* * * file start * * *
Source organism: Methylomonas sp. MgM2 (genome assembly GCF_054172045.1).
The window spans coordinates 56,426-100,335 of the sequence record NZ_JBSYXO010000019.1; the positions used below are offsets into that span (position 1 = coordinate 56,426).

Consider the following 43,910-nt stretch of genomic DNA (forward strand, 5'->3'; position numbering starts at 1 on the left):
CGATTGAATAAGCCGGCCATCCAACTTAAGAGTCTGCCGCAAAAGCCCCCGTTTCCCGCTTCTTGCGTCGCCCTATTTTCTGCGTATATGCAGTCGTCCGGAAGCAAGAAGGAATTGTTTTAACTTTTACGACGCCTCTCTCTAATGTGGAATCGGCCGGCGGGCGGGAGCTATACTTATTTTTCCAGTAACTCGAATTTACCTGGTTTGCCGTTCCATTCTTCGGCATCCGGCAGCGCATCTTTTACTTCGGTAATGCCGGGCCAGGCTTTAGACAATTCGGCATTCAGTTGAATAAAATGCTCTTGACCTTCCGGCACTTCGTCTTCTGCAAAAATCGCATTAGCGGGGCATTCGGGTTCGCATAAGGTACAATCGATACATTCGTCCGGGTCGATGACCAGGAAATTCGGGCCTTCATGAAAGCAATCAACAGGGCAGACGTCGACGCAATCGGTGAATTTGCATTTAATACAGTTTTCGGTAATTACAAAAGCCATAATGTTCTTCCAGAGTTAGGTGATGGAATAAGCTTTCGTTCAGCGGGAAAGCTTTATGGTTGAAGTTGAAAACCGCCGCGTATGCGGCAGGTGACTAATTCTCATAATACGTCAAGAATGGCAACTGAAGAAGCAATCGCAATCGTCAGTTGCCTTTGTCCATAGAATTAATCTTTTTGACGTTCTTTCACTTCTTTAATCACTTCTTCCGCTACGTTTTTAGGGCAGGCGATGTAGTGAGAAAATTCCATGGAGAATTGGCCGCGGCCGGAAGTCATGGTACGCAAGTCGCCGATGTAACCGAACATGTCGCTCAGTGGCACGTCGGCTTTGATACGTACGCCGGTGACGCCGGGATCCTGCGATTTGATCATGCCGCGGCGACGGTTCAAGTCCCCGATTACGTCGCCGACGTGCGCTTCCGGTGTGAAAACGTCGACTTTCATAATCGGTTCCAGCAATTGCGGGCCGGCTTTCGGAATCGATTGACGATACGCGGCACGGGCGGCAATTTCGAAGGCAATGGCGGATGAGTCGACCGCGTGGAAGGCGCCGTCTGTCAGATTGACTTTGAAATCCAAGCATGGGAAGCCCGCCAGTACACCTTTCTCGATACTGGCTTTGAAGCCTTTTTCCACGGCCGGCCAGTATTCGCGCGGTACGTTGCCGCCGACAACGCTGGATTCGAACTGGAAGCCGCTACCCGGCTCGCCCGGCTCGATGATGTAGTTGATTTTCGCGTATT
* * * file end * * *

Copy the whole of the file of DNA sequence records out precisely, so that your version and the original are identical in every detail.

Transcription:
Source organism: Methylomonas sp. MgM2 (genome assembly GCF_054172045.1).
The window spans coordinates 56,426-100,335 of the sequence record NZ_JBSYXO010000019.1; the positions used below are offsets into that span (position 1 = coordinate 56,426).

Consider the following 43,910-nt stretch of genomic DNA (forward strand, 5'->3'; position numbering starts at 1 on the left):
CGATTGAATAAGCCGGCCATCCAACTTAAGAGTCTGCCGCAAAAGCCCCCGTTTCCCGCTTCTTGCGTCGCCCTATTTTCTGCGTATATGCAGTCGTCCGGAAGCAAGAAGGAATTGTTTTAACTTTTACGACGCCTCTCTCTAATGTGGAATCGGCCGGCGGGCGGGAGCTATACTTATTTTTCCAGTAACTCGAATTTACCTGGTTTGCCGTTCCATTCTTCGGCATCCGGCAGCGCATCTTTTACTTCGGTAATGCCGGGCCAGGCTTTAGACAATTCGGCATTCAGTTGAATAAAATGCTCTTGACCTTCCGGCACTTCGTCTTCTGCAAAAATCGCATTAGCGGGGCATTCGGGTTCGCATAAGGTACAATCGATACATTCGTCCGGGTCGATGACCAGGAAATTCGGGCCTTCATGAAAGCAATCAACAGGGCAGACGTCGACGCAATCGGTGAATTTGCATTTAATACAGTTTTCGGTAATTACAAAAGCCATAATGTTCTTCCAGAGTTAGGTGATGGAATAAGCTTTCGTTCAGCGGGAAAGCTTTATGGTTGAAGTTGAAAACCGCCGCGTATGCGGCAGGTGACTAATTCTCATAATACGTCAAGAATGGCAACTGAAGAAGCAATCGCAATCGTCAGTTGCCTTTGTCCATAGAATTAATCTTTTTGACGTTCTTTCACTTCTTTAATCACTTCTTCCGCTACGTTTTTAGGGCAGGCGATGTAGTGAGAAAATTCCATGGAGAATTGGCCGCGGCCGGAAGTCATGGTACGCAAGTCGCCGATGTAACCGAACATGTCGCTCAGTGGCACGTCGGCTTTGATACGTACGCCGGTGACGCCGGGATCCTGCGATTTGATCATGCCGCGGCGACGGTTCAAGTCCCCGATTACGTCGCCGACGTGCGCTTCCGGTGTGAAAACGTCGACTTTCATAATCGGTTCCAGCAATTGCGGGCCGGCTTTCGGAATCGATTGACGATACGCGGCACGGGCGGCAATTTCGAAGGCAATGGCGGATGAGTCGACCGCGTGGAAGGCGCCGTCTGTCAGATTGACTTTGAAATCCAAGCATGGGAAGCCCGCCAGTACACCTTTCTCGATACTGGCTTTGAAGCCTTTTTCCACGGCCGGCCAGTATTCGCGCGGTACGTTGCCGCCGACAACGCTGGATTCGAACTGGAAGCCGCTACCCGGCTCGCCCGGCTCGATGATGTAGTTGATTTTCGCGTATT